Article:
History has a way of repeating itself in Russia, and that is exactly what appears to be happening in the Kremlin's latest attempt to reclaim the breakaway republic of Chechnya.
Moscow has enlisted Chechen paramilitaries to lead its assault on the great prize of Grozny, depicting them as liberators of the besieged capital.
But the tactic of backing puppets who are unpopular among most of the nationalist Chechens didn't work in the 1994-96 war. Analysts say there is no reason to believe it will succeed this time.
"The creation of this sort of [proxy] 'army' was stupid in the last war, and it is senseless now again," says Timur Muzayev, an expert on Chechnya from the Panorama think tank in Moscow.
Wrong strategy, wrong man
Mr. Muzayev and other analysts say Moscow is wrong to put its backing behind Bislan Gantamirov, the man leading the ground attack on the city that started Christmas Day. The pro-Kremlin former mayor of Grozny was only recently released from jail - he was imprisoned for embezzling state funds - and commands little respect outside his own clan. Mr. Gantamirov is an unlikely future leader for these independent mountain people, who have chafed at centrally imposed rule from Moscow for more than 150 years.
"Gantamirov is not popular in Chechnya.... He has no proper political weight to become an all-Chechnya leader," Muzayev says. And analysts say the Kremlin has ignored the basic tenet of a successful anti-insurgency fight - winning the hearts and the minds of the population.
Instead, the Russian military has relied on intense shelling that has sent a quarter of a million people running from their homes. Reports by Western observers of massacres in Russian-occupied Chechen towns further alienated a populace already hostile toward Moscow. On Tuesday, Russian President Boris Yeltsin praised the Army for its "faultless" conduct.
Muzayev hears echoes of the previous war, which ended in the humiliating retreat of Russian troops. Last time around, the Kremlin backed two men, Umar Avturkhanov and Salambek Khadgiyev, who were seen by many Chechens as lackeys of the federal government.
The shaky truce that ended the conflict fell apart after Chechen rebels invaded neighboring Dagestan in August. A series of apartment bombings that killed 300 people across Russia provided additional pretext for the latest campaign. Russia's federal security service yesterday announced the arrest of eight people in connection with the blasts. A security official said nine suspects are still at large. At least three are believed to be in Chechnya.
Militarily, Gantamirov and his 800 allegedly all-Chechen fighters are facing fierce resistance from separatist Chechens as they lead the assault on Grozny. Gantamirov's paramilitaries are serving as an advance force, backed by Russian special forces, air support, and artillery. Russian generals say progress has been slowed by land mines, oil fires, and strong defenses by the estimated 5,000 to 10,000 separatists. However, they vow to take the city within days.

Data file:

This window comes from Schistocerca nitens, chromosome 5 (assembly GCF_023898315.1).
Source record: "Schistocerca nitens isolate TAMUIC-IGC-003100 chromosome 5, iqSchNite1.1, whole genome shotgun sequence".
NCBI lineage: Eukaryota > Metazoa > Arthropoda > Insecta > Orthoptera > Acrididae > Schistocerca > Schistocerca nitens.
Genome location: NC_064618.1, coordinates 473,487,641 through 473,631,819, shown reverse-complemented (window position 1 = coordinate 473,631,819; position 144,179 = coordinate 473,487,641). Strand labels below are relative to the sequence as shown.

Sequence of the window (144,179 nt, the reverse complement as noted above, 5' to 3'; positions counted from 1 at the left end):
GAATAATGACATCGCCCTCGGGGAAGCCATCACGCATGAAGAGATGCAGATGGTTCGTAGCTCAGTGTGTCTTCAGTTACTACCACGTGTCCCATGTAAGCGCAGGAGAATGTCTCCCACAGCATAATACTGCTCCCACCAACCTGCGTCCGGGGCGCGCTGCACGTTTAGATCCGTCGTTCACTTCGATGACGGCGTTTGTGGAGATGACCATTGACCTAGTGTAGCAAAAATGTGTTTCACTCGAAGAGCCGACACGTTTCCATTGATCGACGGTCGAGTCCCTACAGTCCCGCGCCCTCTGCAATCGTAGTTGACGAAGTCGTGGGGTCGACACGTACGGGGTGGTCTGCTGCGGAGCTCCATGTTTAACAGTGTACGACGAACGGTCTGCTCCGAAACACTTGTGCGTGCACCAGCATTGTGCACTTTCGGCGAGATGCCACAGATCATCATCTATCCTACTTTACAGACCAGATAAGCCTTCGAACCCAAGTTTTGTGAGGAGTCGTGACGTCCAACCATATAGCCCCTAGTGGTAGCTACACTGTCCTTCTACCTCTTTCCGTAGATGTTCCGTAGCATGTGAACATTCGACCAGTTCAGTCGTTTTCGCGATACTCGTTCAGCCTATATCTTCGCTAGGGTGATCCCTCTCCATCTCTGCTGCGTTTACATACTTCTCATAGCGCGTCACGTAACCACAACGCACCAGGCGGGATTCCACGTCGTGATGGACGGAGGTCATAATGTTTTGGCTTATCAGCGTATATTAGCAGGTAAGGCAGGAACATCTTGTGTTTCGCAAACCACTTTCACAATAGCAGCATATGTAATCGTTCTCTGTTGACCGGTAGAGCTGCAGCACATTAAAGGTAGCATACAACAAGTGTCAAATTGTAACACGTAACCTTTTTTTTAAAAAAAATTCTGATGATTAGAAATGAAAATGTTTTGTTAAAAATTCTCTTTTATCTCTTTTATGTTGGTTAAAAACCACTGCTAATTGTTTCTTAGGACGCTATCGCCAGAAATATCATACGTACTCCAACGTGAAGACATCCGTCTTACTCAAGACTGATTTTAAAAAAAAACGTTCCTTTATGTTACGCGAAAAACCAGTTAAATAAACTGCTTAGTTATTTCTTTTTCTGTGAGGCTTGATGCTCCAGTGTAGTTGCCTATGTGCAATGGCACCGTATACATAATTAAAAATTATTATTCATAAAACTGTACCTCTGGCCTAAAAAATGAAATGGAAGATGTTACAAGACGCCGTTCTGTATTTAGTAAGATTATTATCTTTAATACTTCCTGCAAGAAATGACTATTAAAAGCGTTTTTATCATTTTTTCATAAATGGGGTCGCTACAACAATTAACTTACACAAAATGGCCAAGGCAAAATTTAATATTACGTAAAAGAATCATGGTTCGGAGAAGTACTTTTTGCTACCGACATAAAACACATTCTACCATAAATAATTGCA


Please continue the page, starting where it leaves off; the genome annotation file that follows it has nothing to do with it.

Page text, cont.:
Russian Defense Minister Igor Sergeyev said federal troops expected to have full control of a key suburb by the end of the day yesterday. "In my opinion, the Chechnya operation, at least its active phase, is nearing completion," he said. The latest figures from the Russian military show that more than 90 percent of the Chechen population is now living in Russian-controlled areas and that 122 out of 199 Chechen villages are held by Russians, as are half of the republic's 14 territorial districts.
Military analysts do not doubt that Russian forces will soon march into Grozny, but they expect ultimate control of the city and its surroundings will be elusive. Even if Russian troops plant the federation's flag in the center of town, there will be lingering pockets of resistance by snipers who can easily melt into the civilian population, analysts forecast.
A wider question is, presuming that political negotiations begin in earnest on a settlement, whom will the Kremlin talk with about Chechnya's future?
Since the last war, the republic has disintegrated into lawlessness, economic collapse, and rivalry among the many warlords and clans. The two main leaders who have emerged are democratically elected Chechen president Aslan Maskhadov, with whom Russia negotiated peace after the last war, and Shamil Basayev, the rebel leader at the forefront of the Dagestan foray.
Although Mr. Basayev commands support among many Islamic militants, a large number of ordinary Chechens blame him and other warlords for the anarchy and kidnappings that have swept the republic in the past few years. Many Chechens simply want to break free from Moscow's yoke and do not embrace the militants' vision of a wider Islamic state in the Caucasus.
The Kremlin refuses to negotiate with Basayev and seems to prefer the more moderate Mr. Maskhadov. Analysts say that the Chechen president, however, lacks political weight among many warlords and has had problems getting them to respect his authority.
Contact, for refugees' sake
Although Prime Minister Vladimir Putin has publicly rejected Maskhadov's legitimacy, representatives of the two camps have held talks in recent days on the safe exit of thousands of civilians trapped in Grozny.
"Negotiations between Russia and Chechnya were never interrupted and are going on now. It is easy to continue them in this era of cell phones," says Alexander Rozhdestvensky, deputy director of the Complex Social Research Institute, an independent research center in St. Petersburg.
The Russian media have been rife with speculation that the two sides had begun discussing a formula for postwar governance, but this has not been confirmed by either party.
(c) Copyright 1999. The Christian Science Publishing Society